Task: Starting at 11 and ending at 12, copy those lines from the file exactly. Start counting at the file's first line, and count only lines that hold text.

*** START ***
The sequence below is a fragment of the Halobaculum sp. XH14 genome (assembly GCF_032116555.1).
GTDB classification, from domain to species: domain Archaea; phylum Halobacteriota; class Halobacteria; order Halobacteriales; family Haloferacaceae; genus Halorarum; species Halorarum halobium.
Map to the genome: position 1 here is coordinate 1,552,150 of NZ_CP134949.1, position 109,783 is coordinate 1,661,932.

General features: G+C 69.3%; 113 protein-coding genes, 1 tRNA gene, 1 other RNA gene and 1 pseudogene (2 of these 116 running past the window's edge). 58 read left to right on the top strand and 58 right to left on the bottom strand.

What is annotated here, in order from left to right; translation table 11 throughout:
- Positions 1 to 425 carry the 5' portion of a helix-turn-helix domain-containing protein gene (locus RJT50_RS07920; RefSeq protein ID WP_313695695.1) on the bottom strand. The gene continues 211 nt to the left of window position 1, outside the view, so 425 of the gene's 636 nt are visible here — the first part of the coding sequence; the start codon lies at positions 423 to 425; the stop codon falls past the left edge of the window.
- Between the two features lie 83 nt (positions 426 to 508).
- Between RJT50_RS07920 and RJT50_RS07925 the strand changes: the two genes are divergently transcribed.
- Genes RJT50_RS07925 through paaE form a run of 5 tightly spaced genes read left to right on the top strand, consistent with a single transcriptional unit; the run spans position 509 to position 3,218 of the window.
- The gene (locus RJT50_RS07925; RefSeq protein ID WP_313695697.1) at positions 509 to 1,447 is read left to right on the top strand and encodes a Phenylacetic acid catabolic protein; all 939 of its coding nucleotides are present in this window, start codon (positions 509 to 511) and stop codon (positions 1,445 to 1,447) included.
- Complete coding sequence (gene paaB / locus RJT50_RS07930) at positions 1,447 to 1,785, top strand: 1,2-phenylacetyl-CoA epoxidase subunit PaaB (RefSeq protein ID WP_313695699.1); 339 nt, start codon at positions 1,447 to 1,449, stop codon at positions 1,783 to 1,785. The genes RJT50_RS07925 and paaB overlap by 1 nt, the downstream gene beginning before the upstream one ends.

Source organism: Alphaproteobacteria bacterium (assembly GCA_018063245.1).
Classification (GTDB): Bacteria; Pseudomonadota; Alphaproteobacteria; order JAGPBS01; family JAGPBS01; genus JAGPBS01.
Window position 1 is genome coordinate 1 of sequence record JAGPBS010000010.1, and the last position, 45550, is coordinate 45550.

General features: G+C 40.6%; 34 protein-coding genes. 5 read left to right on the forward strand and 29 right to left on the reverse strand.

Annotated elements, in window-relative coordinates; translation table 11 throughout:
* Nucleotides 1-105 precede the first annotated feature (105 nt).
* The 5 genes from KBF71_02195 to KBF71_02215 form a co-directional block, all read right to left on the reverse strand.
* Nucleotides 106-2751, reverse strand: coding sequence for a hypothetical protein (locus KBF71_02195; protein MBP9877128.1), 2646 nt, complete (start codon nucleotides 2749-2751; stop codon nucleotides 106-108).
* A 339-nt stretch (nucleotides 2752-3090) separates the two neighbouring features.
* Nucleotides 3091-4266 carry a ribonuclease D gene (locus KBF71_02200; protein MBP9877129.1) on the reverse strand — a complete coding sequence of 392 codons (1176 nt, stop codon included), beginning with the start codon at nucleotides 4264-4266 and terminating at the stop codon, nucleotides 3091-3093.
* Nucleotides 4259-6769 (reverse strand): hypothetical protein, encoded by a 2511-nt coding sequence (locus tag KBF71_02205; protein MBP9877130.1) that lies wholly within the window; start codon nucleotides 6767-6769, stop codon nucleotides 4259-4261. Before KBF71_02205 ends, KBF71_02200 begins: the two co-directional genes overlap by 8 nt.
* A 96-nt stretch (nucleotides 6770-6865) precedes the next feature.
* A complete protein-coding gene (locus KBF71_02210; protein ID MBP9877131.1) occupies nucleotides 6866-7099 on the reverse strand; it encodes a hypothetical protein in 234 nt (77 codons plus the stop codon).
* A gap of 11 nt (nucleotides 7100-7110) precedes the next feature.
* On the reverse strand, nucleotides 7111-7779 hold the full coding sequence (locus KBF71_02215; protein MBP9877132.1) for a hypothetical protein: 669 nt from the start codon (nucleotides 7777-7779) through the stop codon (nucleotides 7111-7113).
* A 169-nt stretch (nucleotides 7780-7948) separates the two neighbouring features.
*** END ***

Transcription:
- Complete coding sequence (gene paaB / locus RJT50_RS07930) at positions 1,447 to 1,785, top strand: 1,2-phenylacetyl-CoA epoxidase subunit PaaB (RefSeq protein ID WP_313695699.1); 339 nt, start codon at positions 1,447 to 1,449, stop codon at positions 1,783 to 1,785. The genes RJT50_RS07925 and paaB overlap by 1 nt, the downstream gene beginning before the upstream one ends.

Source organism: Alphaproteobacteria bacterium (assembly GCA_018063245.1).